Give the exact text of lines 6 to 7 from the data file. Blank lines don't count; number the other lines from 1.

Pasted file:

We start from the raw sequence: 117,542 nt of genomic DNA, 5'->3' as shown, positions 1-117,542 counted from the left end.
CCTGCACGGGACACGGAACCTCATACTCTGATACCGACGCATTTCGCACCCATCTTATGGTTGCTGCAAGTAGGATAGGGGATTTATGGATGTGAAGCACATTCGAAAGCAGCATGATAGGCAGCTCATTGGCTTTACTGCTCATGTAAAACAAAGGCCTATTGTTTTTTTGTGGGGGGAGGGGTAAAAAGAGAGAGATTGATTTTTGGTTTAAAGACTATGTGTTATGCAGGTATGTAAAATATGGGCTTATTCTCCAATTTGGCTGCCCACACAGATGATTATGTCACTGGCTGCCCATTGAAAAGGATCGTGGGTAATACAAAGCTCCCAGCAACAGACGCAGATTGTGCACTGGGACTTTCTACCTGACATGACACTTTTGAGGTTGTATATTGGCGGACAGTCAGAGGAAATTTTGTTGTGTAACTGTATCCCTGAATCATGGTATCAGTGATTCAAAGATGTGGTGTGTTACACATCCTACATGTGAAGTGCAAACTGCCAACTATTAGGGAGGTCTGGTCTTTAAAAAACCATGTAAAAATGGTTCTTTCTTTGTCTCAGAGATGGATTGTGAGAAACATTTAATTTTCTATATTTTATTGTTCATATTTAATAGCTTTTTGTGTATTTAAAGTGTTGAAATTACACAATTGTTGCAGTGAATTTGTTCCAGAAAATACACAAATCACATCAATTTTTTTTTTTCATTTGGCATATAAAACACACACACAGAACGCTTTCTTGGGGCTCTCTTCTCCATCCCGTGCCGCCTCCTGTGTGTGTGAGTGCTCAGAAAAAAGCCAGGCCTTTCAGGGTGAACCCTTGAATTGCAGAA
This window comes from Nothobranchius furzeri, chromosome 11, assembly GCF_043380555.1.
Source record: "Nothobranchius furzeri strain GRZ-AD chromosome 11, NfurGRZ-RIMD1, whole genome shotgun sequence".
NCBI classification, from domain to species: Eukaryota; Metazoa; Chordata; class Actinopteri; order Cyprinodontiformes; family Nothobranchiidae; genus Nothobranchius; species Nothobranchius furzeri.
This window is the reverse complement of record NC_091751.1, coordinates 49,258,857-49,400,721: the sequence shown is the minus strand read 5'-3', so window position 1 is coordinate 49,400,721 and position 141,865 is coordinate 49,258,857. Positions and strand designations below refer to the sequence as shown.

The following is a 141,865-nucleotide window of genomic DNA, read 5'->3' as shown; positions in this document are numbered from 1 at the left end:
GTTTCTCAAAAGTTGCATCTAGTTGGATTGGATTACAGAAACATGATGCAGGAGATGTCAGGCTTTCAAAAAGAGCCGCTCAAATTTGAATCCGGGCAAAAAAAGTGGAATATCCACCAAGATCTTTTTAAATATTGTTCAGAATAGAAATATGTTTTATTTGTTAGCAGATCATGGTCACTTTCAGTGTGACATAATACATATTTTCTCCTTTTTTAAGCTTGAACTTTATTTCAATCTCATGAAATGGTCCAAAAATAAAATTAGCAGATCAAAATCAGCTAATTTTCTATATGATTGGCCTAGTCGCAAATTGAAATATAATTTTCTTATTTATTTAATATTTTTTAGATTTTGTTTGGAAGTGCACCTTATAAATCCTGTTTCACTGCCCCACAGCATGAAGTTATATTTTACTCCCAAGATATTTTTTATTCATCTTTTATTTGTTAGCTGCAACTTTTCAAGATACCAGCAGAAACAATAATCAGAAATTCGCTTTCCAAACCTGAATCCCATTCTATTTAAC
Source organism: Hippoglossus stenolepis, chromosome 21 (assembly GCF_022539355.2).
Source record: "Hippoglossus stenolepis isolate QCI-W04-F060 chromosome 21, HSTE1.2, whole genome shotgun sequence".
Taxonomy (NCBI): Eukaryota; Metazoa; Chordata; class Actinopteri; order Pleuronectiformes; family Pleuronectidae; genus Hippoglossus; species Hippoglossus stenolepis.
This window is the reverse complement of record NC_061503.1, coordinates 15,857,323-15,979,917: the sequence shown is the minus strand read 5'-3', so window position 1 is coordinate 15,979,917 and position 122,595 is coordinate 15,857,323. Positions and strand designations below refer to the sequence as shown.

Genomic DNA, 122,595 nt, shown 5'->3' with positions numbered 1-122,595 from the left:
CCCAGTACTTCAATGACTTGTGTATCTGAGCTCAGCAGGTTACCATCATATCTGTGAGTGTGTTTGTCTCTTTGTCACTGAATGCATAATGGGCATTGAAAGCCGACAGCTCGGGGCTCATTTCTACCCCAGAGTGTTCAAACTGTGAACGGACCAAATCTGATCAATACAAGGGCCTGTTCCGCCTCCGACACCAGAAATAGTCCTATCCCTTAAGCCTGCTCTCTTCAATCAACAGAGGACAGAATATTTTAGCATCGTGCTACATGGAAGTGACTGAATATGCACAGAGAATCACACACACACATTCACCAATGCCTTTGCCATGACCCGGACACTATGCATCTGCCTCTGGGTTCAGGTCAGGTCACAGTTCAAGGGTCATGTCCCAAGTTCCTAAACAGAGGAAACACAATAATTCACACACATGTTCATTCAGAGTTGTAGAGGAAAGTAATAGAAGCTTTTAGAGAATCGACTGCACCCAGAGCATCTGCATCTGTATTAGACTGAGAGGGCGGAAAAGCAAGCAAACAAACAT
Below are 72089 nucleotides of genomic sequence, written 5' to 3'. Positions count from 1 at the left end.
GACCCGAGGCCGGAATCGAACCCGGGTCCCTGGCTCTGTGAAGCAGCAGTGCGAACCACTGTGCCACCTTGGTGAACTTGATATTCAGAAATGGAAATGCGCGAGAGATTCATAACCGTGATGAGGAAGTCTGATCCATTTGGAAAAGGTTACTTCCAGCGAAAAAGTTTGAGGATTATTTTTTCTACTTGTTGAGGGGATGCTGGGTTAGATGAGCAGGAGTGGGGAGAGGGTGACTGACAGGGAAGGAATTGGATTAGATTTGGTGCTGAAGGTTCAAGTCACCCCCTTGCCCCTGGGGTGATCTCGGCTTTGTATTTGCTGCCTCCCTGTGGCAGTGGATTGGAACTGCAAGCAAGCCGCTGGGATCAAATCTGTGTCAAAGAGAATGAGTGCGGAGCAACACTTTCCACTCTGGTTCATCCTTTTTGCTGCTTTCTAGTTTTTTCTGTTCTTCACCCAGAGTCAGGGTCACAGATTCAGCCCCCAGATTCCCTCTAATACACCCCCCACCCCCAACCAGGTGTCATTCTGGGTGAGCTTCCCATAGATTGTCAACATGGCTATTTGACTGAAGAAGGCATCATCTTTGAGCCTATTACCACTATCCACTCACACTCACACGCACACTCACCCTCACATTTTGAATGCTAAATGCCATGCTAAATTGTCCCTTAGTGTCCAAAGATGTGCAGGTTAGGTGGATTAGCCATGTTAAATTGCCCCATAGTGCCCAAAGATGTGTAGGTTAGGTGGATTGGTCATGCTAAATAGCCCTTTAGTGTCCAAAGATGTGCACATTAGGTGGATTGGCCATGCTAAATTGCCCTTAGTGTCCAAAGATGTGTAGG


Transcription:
This window is the reverse complement of record NC_091751.1, coordinates 49,258,857-49,400,721: the sequence shown is the minus strand read 5'-3', so window position 1 is coordinate 49,400,721 and position 141,865 is coordinate 49,258,857. Positions and strand designations below refer to the sequence as shown.

The following is a 141,865-nucleotide window of genomic DNA, read 5'->3' as shown; positions in this document are numbered from 1 at the left end: